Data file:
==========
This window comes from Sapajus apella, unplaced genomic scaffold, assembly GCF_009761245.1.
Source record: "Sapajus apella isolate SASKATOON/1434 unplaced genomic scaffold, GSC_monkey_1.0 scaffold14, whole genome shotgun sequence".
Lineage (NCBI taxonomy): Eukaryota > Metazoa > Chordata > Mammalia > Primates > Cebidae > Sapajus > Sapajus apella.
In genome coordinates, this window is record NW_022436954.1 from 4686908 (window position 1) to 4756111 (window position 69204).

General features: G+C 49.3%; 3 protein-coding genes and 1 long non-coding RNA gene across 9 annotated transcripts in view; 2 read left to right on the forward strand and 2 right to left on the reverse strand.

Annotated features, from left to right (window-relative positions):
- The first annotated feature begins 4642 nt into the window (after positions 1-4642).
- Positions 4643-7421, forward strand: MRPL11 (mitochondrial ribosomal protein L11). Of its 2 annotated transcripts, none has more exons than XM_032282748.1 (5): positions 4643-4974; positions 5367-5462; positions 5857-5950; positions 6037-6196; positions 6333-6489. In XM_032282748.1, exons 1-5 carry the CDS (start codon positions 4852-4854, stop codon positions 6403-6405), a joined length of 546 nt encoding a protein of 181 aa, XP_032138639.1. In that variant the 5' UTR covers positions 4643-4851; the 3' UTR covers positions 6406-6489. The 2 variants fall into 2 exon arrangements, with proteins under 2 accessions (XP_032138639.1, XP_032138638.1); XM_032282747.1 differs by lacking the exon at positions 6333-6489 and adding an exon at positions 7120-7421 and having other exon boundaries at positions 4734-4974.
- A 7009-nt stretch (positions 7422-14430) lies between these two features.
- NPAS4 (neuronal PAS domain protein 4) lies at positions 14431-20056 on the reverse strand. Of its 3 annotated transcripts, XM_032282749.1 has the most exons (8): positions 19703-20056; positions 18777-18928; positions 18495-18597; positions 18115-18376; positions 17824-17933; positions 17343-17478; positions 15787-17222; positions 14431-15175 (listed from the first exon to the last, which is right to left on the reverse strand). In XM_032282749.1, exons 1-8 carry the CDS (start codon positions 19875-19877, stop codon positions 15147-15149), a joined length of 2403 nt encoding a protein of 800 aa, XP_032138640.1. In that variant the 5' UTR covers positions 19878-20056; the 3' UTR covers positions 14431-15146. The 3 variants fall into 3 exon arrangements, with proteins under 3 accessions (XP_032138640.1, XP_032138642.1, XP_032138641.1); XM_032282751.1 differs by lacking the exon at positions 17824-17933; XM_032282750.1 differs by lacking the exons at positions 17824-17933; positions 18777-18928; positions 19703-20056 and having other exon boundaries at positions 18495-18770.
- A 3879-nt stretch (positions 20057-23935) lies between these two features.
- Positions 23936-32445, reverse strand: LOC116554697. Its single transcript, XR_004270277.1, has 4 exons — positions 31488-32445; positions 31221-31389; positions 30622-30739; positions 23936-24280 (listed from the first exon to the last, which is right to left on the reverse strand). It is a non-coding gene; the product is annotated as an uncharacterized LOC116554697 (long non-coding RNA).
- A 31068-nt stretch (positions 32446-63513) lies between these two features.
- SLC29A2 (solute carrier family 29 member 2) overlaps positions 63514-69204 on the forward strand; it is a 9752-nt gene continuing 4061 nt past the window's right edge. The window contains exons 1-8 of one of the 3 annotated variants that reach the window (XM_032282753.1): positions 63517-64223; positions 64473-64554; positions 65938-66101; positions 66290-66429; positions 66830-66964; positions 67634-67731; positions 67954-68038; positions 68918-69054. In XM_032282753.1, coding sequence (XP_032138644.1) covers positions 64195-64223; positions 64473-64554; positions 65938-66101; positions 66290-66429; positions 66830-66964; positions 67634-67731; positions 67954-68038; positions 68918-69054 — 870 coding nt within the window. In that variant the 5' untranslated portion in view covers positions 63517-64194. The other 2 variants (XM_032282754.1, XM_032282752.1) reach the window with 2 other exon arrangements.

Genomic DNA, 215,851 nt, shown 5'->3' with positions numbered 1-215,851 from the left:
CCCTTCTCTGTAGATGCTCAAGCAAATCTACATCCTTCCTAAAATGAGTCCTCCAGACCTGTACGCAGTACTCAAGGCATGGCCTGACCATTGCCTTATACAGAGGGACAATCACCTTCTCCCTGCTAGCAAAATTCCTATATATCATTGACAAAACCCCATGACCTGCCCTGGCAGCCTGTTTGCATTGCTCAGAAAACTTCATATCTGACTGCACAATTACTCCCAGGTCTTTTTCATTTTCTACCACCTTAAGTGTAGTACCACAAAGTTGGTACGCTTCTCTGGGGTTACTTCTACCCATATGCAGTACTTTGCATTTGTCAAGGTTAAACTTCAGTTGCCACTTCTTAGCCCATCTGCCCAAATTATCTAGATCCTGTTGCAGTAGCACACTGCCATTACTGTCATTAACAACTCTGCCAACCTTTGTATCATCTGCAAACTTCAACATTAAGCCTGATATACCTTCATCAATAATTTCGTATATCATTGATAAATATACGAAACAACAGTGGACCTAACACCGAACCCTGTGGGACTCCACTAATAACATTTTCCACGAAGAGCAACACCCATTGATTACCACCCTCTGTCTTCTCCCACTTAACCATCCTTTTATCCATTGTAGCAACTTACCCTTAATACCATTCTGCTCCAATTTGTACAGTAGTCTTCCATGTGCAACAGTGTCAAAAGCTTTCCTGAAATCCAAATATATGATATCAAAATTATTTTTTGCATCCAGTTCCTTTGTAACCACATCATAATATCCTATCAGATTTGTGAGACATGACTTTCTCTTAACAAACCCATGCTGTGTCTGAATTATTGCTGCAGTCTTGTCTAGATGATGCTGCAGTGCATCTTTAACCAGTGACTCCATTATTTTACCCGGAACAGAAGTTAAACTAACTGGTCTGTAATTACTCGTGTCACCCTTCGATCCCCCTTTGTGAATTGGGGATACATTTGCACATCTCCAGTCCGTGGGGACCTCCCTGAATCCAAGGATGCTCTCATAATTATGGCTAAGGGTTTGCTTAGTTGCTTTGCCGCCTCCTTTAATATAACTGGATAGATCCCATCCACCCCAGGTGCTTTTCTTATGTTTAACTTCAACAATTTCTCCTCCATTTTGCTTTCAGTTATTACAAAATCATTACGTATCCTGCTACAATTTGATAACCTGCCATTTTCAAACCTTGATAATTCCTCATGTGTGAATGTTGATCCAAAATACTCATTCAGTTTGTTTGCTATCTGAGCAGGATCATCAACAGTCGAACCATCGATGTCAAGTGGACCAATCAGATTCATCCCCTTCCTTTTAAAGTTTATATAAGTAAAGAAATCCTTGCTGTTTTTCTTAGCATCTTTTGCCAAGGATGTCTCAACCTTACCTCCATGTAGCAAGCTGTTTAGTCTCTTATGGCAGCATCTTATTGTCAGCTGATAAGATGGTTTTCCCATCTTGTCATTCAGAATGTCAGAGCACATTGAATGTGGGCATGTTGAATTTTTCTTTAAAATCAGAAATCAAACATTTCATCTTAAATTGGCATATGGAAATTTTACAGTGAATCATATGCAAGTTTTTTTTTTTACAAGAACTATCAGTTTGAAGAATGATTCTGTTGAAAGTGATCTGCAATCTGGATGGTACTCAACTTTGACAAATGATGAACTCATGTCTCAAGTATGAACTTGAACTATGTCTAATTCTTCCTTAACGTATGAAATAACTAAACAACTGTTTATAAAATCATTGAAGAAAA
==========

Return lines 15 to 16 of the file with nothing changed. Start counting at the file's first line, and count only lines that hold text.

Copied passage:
Genomic DNA, 215,851 nt, shown 5'->3' with positions numbered 1-215,851 from the left:
CCCTTCTCTGTAGATGCTCAAGCAAATCTACATCCTTCCTAAAATGAGTCCTCCAGACCTGTACGCAGTACTCAAGGCATGGCCTGACCATTGCCTTATACAGAGGGACAATCACCTTCTCCCTGCTAGCAAAATTCCTATATATCATTGACAAAACCCCATGACCTGCCCTGGCAGCCTGTTTGCATTGCTCAGAAAACTTCATATCTGACTGCACAATTACTCCCAGGTCTTTTTCATTTTCTACCACCTTAAGTGTAGTACCACAAAGTTGGTACGCTTCTCTGGGGTTACTTCTACCCATATGCAGTACTTTGCATTTGTCAAGGTTAAACTTCAGTTGCCACTTCTTAGCCCATCTGCCCAAATTATCTAGATCCTGTTGCAGTAGCACACTGCCATTACTGTCATTAACAACTCTGCCAACCTTTGTATCATCTGCAAACTTCAACATTAAGCCTGATATACCTTCATCAATAATTTCGTATATCATTGATAAATATACGAAACAACAGTGGACCTAACACCGAACCCTGTGGGACTCCACTAATAACATTTTCCACGAAGAGCAACACCCATTGATTACCACCCTCTGTCTTCTCCCACTTAACCATCCTTTTATCCATTGTAGCAACTTACCCTTAATACCATTCTGCTCCAATTTGTACAGTAGTCTTCCATGTGCAACAGTGTCAAAAGCTTTCCTGAAATCCAAATATATGATATCAAAATTATTTTTTGCATCCAGTTCCTTTGTAACCACATCATAATATCCTATCAGATTTGTGAGACATGACTTTCTCTTAACAAACCCATGCTGTGTCTGAATTATTGCTGCAGTCTTGTCTAGATGATGCTGCAGTGCATCTTTAACCAGTGACTCCATTATTTTACCCGGAACAGAAGTTAAACTAACTGGTCTGTAATTACTCGTGTCACCCTTCGATCCCCCTTTGTGAATTGGGGATACATTTGCACATCTCCAGTCCGTGGGGACCTCCCTGAATCCAAGGATGCTCTCATAATTATGGCTAAGGGTTTGCTTAGTTGCTTTGCCGCCTCCTTTAATATAACTGGATAGATCCCATCCACCCCAGGTGCTTTTCTTATGTTTAACTTCAACAATTTCTCCTCCATTTTGCTTTCAGTTATTACAAAATCATTACGTATCCTGCTACAATTTGATAACCTGCCATTTTCAAACCTTGATAATTCCTCATGTGTGAATGTTGATCCAAAATACTCATTCAGTTTGTTTGCTATCTGAGCAGGATCATCAACAGTCGAACCATCGATGTCAAGTGGACCAATCAGATTCATCCCCTTCCTTTTAAAGTTTATATAAGTAAAGAAATCCTTGCTGTTTTTCTTAGCATCTTTTGCCAAGGATGTCTCAACCTTACCTCCATGTAGCAAGCTGTTTAGTCTCTTATGGCAGCATCTTATTGTCAGCTGATAAGATGGTTTTCCCATCTTGTCATTCAGAATGTCAGAGCACATTGAATGTGGGCATGTTGAATTTTTCTTTAAAATCAGAAATCAAACATTTCATCTTAAATTGGCATATGGAAATTTTACAGTGAATCATATGCAAGTTTTTTTTTTTACAAGAACTATCAGTTTGAAGAATGATTCTGTTGAAAGTGATCTGCAATCTGGATGGTACTCAACTTTGACAAATGATGAACTCATGTCTCAAGTATGAACTTGAACTATGTCTAATTCTTCCTTAACGTATGAAATAACTAAACAACTGTTTATAAAATCATTGAAGAAAA